tied to the initial algorithm selection and the desire for backward
Experience with the transition from SHA-1 to SHA-256 indicates that
the time from protocol specification to widespread use takes more
than five years. In this case, the protocol specifications and
implementation were straightforward and fairly prompt. In many
software products, the new algorithm was not considered an update to
the existing release, so the roll-out of the next release, subsequent
deployment, and finally adjustment of the configuration by system
administrators took many years. In many consumer hardware products,
firmware to implement the new algorithm was difficult to locate and
install, or it was simply not available. Further, infrastructure
providers were unwilling to make the transition until all of their
potential clients were able to use the new algorithm.
3.4. National Cipher Suites
Some nations specify cryptographic algorithms, and then require their
use through legislation or regulations. These algorithms may not
have wide public review, and they can have limited geographic scope
in their deployment. Yet, the legislative or regulatory mandate
creates a captive market. As a result, such algorithms will get
specified, implemented, and deployed. The default server or
responder configuration SHOULD disable such algorithms; in this way,
explicit action by the system administrator is needed to enable them
where they are actually required. For tiny devices with no user
interface, an administrator action may only be possible at the time
the device is purchased.
National algorithms can force an implementer to produce several
incompatible product releases for different countries or regions;
this has significantly greater cost over development of a product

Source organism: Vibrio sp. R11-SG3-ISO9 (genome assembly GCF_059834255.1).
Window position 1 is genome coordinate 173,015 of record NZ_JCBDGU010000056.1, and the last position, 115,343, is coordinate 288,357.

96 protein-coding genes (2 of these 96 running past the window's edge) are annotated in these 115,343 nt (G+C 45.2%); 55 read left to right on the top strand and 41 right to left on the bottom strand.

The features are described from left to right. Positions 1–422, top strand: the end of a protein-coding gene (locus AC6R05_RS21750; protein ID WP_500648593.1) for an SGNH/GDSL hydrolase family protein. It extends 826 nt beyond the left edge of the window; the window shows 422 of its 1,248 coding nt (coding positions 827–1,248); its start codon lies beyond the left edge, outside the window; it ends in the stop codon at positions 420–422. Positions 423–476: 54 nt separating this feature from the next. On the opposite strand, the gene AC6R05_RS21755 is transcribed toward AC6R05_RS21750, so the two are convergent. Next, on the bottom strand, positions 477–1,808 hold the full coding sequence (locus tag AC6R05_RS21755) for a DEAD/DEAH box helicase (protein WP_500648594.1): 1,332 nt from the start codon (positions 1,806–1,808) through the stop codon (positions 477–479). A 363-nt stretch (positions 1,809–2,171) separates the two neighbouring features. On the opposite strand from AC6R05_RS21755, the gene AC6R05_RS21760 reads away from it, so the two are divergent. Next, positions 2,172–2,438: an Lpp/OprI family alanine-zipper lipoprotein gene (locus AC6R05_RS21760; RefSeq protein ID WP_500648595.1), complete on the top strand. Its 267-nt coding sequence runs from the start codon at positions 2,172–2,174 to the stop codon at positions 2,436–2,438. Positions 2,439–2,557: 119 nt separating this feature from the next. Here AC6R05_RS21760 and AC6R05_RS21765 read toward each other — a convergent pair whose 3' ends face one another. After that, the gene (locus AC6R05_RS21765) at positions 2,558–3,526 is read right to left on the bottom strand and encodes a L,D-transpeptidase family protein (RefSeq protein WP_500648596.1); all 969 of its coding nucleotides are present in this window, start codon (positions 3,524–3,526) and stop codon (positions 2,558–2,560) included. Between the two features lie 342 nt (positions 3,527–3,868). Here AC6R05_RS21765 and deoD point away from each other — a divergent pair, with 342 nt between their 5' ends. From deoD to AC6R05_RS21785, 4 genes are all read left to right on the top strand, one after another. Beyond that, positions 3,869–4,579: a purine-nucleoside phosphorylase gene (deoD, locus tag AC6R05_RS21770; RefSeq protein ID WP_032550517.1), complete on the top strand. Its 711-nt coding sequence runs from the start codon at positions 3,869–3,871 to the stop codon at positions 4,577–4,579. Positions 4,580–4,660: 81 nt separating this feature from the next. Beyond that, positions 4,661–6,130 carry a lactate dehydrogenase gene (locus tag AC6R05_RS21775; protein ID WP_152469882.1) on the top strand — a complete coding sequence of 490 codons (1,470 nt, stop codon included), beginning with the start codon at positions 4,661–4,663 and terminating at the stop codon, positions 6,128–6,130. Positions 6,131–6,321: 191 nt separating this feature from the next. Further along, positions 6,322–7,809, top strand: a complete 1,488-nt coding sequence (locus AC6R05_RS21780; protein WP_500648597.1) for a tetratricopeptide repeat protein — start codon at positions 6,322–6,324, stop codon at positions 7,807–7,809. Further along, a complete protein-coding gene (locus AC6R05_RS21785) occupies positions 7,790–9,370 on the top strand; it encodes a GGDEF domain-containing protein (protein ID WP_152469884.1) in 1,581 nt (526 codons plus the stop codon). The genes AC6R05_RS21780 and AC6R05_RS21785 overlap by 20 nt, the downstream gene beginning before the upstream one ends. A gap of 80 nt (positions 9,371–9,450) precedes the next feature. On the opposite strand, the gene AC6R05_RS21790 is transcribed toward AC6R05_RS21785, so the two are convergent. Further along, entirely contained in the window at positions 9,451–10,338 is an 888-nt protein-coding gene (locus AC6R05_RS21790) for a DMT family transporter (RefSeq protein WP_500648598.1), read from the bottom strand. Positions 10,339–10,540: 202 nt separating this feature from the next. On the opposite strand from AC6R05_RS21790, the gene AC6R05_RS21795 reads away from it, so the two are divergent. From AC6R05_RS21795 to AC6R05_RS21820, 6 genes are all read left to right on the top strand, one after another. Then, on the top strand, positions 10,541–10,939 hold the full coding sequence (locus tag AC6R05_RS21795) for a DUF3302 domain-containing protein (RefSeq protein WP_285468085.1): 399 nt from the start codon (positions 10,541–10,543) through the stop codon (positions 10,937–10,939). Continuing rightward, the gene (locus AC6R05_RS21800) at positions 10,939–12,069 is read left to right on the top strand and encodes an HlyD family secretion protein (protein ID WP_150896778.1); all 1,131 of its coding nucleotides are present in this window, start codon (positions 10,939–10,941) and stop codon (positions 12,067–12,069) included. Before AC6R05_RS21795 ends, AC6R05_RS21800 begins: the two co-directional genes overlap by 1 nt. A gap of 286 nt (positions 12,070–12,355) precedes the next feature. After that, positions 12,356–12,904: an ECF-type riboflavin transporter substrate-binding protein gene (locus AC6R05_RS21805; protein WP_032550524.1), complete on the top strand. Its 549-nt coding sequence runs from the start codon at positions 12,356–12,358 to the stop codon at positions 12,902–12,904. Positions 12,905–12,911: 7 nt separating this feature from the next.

using a globally acceptable algorithm. This situation could be even
worse if the various national algorithms impose different
requirements on the protocol, its key management, or its use of
4. Security Considerations
This document provides guidance to working groups and protocol
designers. The security of the Internet is improved when broken or
weak cryptographic algorithms can be easily replaced with strong
From a software development and maintenance perspective,
cryptographic algorithms can often be added and removed without
making changes to surrounding data structures, protocol parsing
routines, or state machines. This approach separates the
cryptographic algorithm implementation from the rest of the code,
which makes it easier to tackle special security concerns such as key
exposure and constant-time execution.
Sometimes application-layer protocols can make use of transport-layer
security protocols, such as TLS [RFC5246] or Datagram TLS (DTLS)
[RFC6347]. This insulates the application-layer protocol from the
details of cryptography, but it is likely to still be necessary to
handle the transition from unprotected traffic to protected traffic
in the application-layer protocol. In addition, the application-
layer protocol may need to handle the downgrade from encrypted
communication to plaintext communication.
Hardware offers challenges in the transition of algorithms, for both
tiny devices and very high-end data center equipment. Many tiny
devices do not include the ability to update the firmware at all.
Even if the firmware can be updated, tiny devices are often deployed
in places that make it very inconvenient to do so. High-end data
center equipment may use special-purpose chips to achieve very high
performance, which means that board-level replacement may be needed
to change the algorithm. Cost and downtime are both factors in such
In most cases, the cryptographic algorithm remains strong, but an
attack is found against the way that the strong algorithm is used in
a particular protocol. In these cases, a protocol change will
probably be needed. For example, the order of cryptographic
operations in the TLS protocol has evolved as various attacks have
been discovered. Originally, TLS performed encryption after
computation of the message authentication code (MAC). This order of
operations is called MAC-then-encrypt, which actually involves MAC
computation, padding, and then encryption. This is no longer
considered secure [BN] [K]. As a result, a mechanism was specified
to use encrypt-then-MAC instead [RFC7366]. Future versions of TLS
are expected to use exclusively authenticated encryption algorithms
[RFC5116], which should resolve the ordering discussion altogether.
After discovery of such attacks, updating the cryptographic